Oil is Now Half the Price of Bottled Water in India, but Only for Govt

 

bisleri
In my Diary dated January 15, 2016
, I had said that I expect the government to increase the excise duty on petrol and diesel soon. On that very evening, the central bureau of excise and customs, which comes under the ministry of finance led by Arun Jaitley, increased the excise duty on both petrol as well as diesel. This after the price of the Indian basket of crude oil had fallen to $26.43 per barrel on January 14, 2016.

This is the eight increase in excise duty on customs and excise since November 2014. The first increase had happened on November 12, 2014. With the latest increase the excise duty on petrol stands at Rs 8.48 per litre. Between November 2014 and now, the excise duty on unbranded petrol has gone up by Rs 7.28 per litre or a whopping 607%.

With the latest increase the excise duty on unbranded diesel stands at Rs 9.83 per litre. Between November 2014 and now, the excise duty on unbranded diesel has gone up by Rs 8.37 per litre or a whopping 573%.

The government has clearly captured in a large chunk of the gain because of lower oil prices. As on January 16, 2016, the price of petrol in Mumbai stood at Rs 66.09 per litre. In November 2014, when the excise duty was raised for the first time, the price of petrol in Mumbai had stood at Rs 71.91 per litre. Hence, for the end consumer, the price of petrol in the city has fallen by 8.1%.

As on January 16, 2016, the price of diesel in Mumbai stood at Rs 51.25 per litre. In November 2014, the price of diesel in Mumbai was at Rs 61.04 per litre. Hence, for the end consumer, the price of diesel in the city has fallen by 16%.

How much has oil fallen by during the same period? As on November 11, 2014 (a day before the excise duty on petrol and diesel was raised by the Narendra Modi government for the first time), the price of the Indian basket of crude oil was at $79.11 per barrel. By January 14, the price had fallen to $26.43 per barrel or close to 67%.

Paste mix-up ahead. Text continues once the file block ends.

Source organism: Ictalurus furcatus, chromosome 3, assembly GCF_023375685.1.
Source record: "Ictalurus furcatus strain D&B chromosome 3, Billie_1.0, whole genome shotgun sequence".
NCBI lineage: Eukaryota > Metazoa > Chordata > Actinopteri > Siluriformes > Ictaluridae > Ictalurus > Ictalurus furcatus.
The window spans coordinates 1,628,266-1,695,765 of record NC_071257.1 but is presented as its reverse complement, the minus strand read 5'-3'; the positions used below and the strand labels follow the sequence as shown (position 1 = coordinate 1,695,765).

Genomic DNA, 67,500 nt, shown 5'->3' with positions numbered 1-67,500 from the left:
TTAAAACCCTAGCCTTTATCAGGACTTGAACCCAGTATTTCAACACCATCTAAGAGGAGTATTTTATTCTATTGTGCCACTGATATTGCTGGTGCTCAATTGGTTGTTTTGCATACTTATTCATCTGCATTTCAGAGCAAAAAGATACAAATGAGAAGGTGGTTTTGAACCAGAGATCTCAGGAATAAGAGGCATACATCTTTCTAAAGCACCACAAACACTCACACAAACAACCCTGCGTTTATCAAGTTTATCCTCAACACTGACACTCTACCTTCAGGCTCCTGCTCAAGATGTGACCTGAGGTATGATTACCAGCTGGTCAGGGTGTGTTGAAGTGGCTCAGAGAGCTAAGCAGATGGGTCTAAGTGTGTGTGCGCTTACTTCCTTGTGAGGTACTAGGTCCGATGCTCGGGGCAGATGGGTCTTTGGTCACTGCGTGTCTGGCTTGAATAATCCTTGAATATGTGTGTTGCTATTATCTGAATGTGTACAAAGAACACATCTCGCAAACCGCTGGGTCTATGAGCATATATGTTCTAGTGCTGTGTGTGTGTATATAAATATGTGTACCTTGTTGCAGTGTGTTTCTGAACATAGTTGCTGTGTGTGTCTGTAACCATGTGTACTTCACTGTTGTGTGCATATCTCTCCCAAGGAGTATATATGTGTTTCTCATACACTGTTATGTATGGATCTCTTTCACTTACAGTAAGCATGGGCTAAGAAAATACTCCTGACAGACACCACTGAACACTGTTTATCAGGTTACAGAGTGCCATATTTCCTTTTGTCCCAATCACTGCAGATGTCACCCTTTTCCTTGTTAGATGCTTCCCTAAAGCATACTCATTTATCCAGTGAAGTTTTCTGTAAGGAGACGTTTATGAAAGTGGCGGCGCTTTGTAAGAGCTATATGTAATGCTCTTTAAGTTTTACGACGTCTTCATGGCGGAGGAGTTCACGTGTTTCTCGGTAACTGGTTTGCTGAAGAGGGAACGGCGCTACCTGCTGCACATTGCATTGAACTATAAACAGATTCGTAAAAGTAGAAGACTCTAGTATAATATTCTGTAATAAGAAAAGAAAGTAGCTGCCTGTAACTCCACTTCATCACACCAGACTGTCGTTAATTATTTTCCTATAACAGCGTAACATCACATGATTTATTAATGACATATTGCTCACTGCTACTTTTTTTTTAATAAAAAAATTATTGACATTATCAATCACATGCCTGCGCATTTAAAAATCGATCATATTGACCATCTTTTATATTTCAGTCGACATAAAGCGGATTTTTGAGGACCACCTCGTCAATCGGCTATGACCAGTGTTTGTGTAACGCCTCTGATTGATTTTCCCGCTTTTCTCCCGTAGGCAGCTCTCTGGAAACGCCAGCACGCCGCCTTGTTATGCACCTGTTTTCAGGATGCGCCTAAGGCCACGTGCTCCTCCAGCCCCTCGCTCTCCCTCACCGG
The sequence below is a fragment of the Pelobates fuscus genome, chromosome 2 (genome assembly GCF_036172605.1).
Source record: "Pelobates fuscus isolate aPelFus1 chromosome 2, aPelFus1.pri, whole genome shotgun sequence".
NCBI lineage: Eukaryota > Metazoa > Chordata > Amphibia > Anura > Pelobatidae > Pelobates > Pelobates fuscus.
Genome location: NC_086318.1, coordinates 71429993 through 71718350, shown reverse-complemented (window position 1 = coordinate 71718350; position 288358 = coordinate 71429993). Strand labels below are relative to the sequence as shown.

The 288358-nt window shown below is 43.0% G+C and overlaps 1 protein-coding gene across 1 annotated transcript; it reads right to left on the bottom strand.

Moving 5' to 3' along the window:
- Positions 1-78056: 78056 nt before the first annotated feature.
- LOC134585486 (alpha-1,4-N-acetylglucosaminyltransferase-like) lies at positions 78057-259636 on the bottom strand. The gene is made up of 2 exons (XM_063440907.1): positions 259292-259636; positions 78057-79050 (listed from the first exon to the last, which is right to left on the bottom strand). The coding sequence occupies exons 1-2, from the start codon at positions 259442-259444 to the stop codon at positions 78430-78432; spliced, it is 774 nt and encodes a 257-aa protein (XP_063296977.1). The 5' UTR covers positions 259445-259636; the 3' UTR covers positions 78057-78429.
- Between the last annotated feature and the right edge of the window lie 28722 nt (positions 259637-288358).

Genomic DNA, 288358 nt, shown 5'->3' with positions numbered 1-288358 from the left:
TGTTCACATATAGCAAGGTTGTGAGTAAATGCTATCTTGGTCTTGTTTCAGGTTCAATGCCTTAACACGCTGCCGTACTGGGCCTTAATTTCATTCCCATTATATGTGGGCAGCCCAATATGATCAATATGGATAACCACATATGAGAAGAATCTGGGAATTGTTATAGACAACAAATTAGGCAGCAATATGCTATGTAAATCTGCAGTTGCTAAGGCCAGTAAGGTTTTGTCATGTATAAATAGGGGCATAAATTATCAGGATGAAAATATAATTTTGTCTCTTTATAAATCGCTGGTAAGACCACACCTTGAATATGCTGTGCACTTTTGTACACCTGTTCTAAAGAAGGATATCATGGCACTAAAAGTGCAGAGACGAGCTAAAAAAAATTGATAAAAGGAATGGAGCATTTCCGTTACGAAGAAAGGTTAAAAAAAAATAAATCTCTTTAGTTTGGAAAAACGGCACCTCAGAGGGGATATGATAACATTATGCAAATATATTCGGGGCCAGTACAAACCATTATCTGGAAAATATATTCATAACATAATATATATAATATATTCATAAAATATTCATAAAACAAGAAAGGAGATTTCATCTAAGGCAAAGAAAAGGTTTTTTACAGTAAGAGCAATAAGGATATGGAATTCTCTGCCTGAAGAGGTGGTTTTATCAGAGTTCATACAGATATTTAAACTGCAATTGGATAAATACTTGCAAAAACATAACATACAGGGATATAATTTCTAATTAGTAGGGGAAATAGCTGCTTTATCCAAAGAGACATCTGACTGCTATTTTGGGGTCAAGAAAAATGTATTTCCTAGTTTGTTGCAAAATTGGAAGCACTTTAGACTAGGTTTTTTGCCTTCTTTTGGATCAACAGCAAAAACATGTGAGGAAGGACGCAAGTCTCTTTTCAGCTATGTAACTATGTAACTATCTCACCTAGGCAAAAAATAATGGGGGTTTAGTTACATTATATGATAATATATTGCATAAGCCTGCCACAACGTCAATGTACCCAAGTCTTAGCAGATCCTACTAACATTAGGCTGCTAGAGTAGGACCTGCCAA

In rupee terms the price of oil has fallen by close to 64%. But the price of petrol and diesel has fallen by only 8.1% and 16%. In fact, if we look at the price of oil in rupee terms, we can come to a very interesting conclusion.

As on January 14, 2016, the price of the Indian basket of crude oil was at Rs 1,773.19 per barrel. One oil barrel is basically 159 litres. This means that one litre of the Indian basket of crude oil costs around Rs 11.2 per litre. One litre of bottled water (or what we call Bisleri at the generic level) typically costs Rs 20 per litre. Given this, bottled water in India is now nearly twice as expensive as oil. Or to put it in another way, oil is now half the price of that of bottled water, but only for the government. You and me have missed out on this party.

Of course, these gains haven’t been passed on to the end consumer and have been captured by the government. Interestingly, petrol prices since February 2015, have actually gone up. The price of petrol in Mumbai as on February 4, 2015, was at Rs 63.9 per litre, whereas currently it is at Rs 66.09 per litre. The price of the Indian basket of crude oil was at $54.97 per barrel on February 4, 2015. It has since then fallen by more than 50% to $26.43 per barrel.

One of the points that typically gets made in favour of the government increasing excise duty on petrol and diesel is that these fuels pollute and need to be taxed in order to protect the environment.

Data from Centre for Monitoring Indian Economy(CMIE) points out that between January and December 2014 a total of 18,385 thousand tonnes of petrol was consumed in the country. Between January and December 2015, a total of 21,089 thousand tonnes of petrol was consumed within the country. This was around 14.7% more.

A major portion of this would have come from an increase in new vehicles which run on petrol. If one takes this into account, then the consumption of petrol during the last one year, has not gone up significantly, and this despite lower prices.